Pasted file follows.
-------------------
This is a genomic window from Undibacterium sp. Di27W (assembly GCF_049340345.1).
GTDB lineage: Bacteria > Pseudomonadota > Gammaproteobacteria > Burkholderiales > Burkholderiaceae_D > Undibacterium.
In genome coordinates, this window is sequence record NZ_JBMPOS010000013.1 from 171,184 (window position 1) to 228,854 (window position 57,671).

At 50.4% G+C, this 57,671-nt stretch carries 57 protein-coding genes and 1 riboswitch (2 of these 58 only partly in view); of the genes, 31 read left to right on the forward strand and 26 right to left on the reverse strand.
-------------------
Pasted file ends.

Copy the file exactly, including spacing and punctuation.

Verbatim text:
This is a genomic window from Undibacterium sp. Di27W (assembly GCF_049340345.1).
GTDB lineage: Bacteria > Pseudomonadota > Gammaproteobacteria > Burkholderiales > Burkholderiaceae_D > Undibacterium.
In genome coordinates, this window is sequence record NZ_JBMPOS010000013.1 from 171,184 (window position 1) to 228,854 (window position 57,671).

At 50.4% G+C, this 57,671-nt stretch carries 57 protein-coding genes and 1 riboswitch (2 of these 58 only partly in view); of the genes, 31 read left to right on the forward strand and 26 right to left on the reverse strand.